Full interview with one of the most loved and appreciated names of tattoo made in Italy. «My strength? I’m curious. And I always have a great desire to learn…»
Matteo Pasqualin: a name, a guarantee in the universe of tattoo art. In 2022 you will celebrate your “silver anniversary” in tattooing, since you started this profession back in 1997. Would you like to give us an assessment of this extended period of time?
You’re right: next year I’ll be celebrating my twenty-fifth year of tattoo art and it still doesn’t seem real! (laughs) Needless to say, practically everything has changed since then: and by “everything” I really mean a change from A to Z.
On the other hand, those who, like me, started in those years can easily confirm this. You know, just think of the primary equipment (needles and sterilization) which at the time was all work of the tattooist; the way to prepare stencils; how to find images, usually by visiting bookstores or photocopying various tattoo magazines. Then you had to spread the word about your work. And that’s where the famous word of mouth came in.
I have to repeat myself: 25 years ago I started a job that, until 2021, has gradually become something else. And this factor is one of the most important reasons why every single day, even after such a long time, is a bit like the first for me. I still have a great desire to learn, to share and to prove to myself that the feeling of “not having understood anything yet”, well, it’s just a feeling… (smiles)
Do you think your celebrated and recognizable Realistic style has evolved over time? Or have you always had this innate talent to “photograph” the reality on skin?
Over the years I have certainly refined my technique and approach, reducing the number of subjects and increasing my attention to contrasts. All of these intuitions are due to the fact that, as time goes by, we understand more and more how skin is one of the worst media on which to create graphic art. Because it ages, cracks, gets covered in hair, gets tanned, etc.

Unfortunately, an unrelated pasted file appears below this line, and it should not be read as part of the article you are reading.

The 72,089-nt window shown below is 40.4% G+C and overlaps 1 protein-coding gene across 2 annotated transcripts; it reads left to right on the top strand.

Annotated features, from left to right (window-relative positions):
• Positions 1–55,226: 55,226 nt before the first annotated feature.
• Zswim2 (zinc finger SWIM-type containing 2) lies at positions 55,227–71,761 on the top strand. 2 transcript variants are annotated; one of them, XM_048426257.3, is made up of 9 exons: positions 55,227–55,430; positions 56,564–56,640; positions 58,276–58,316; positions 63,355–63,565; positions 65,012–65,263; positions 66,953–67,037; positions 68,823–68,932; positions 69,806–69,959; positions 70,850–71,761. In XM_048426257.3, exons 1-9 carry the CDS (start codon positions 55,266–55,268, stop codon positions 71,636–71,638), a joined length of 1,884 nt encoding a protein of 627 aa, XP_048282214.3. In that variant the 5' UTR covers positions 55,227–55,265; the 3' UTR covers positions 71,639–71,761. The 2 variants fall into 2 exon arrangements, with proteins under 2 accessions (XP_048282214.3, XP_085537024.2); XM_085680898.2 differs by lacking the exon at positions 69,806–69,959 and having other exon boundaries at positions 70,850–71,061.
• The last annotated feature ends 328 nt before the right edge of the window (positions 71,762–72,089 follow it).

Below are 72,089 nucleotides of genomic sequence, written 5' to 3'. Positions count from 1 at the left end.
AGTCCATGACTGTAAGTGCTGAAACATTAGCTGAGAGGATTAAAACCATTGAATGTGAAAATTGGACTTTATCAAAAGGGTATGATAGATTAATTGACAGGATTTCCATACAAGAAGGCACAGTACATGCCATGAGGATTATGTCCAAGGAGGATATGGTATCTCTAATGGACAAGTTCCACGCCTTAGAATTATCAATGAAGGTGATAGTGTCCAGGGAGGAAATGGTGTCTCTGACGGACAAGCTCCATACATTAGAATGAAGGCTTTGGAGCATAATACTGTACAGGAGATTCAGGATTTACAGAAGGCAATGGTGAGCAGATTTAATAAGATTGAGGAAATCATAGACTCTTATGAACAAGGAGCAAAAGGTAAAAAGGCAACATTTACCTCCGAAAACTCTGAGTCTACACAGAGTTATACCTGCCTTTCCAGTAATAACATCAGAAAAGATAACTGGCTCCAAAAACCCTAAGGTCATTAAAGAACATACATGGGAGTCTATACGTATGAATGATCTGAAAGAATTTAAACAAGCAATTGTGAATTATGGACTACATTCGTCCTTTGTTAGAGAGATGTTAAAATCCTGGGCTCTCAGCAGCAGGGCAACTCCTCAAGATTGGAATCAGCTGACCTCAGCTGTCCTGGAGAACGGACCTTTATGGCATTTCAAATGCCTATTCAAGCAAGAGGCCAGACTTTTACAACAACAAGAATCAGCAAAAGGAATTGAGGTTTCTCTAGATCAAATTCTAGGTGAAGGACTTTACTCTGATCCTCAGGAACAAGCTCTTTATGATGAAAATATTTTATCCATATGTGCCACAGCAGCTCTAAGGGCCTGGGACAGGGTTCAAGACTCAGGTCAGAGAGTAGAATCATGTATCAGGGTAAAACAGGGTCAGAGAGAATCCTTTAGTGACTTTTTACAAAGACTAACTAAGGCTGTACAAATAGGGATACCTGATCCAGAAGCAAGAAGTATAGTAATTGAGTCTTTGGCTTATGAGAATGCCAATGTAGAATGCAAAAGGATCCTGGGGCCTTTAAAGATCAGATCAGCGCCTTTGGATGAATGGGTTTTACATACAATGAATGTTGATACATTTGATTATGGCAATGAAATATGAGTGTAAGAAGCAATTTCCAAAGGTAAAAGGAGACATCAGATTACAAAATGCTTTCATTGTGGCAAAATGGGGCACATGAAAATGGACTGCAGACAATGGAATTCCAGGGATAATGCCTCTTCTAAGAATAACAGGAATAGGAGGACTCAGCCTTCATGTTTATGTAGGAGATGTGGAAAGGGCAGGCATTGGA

Where does the solution lie?
Well, with the experience, these elements force us to reconsider the way of drawing we have carried out since long before taking our first steps in the tattoo art. As for me, since I was a child I have always loved to recreate in pencil the photographs that moved me the most in those years. All this has definitely made easier this path of mine.
Over time I began to specialize more and more and to deal strictly with the Black ‘n’ Gray Realistic style.
You are one of the most famous and appreciated tattoo artists in Italy, but you repudiate this status and define yourself not as an “artist” but as a “tattoo craftsman”. You also gave this name to your studio in Brembate Sotto, near Bergamo…
Yes, I have a shy character and I always feel embarrassed to be put in the spotlight…. (he reflects). Also because, by nature, I am very critical of myself and I don’t consider to do anything so amazing to the outside world. On the contrary, I am always quite fascinated by the work of many of my colleagues, often feeling at fault and curious to learn their technique as a result.
Have you had role models in your life? I don’t necessarily mean tattoo artists or people you’ve actually met; I’m talking about distant role models who have inspired you for what they’ve done in their respective lives…
Honestly, no. Alas, I don’t have that much artistic culture! But I can tell you that I definitely had some role models when I started tattooing. Maybe before I was too young to have any and then, you know, at that age everyone is a “role model” just for a couple of days! (laughs) Anyway, one of the first was Robert Hernandez (IG: @roberthernandeztattoos). Then, when I started to devote myself only to the Realistic style, came Dmitriy Samohin (IG: @dmitriysamohin) and Den Yakovlev (IG: @den_yakovlev). Nowadays my constant models of inspiration are those dear friends who answer to the name of Thomas Carli Jarlier (IG: @thomascarlijarlier) and John Maxx (IG: @johnmaxxtattoo).
Why that appellation “craftsman”?
Because I feel it is more mine. You know, my idea of an artist is that of a creative, dreamy, somewhat “disorganized” and “erratic” person. These last two adjectives put them in quotes, please! (laughs) I consider myself the exact opposite and in that opposite I see precisely the characteristics of a craftsman.
I apologize if, indirectly, I have offended the sensibility of some artist and I want to clarify that – like everything in this interview – this is only my humble opinion.
Do you think there is too much seriousness around tattoo art?
At present most of the individuals who hold a needle machine rush from the very first days to call themselves “tattoo artists”… It doesn’t work like that at all. I think it takes a lot more in terms of time and talent to be a true artist. And that very few, even outside of the tattoo scene, can honestly call themselves such.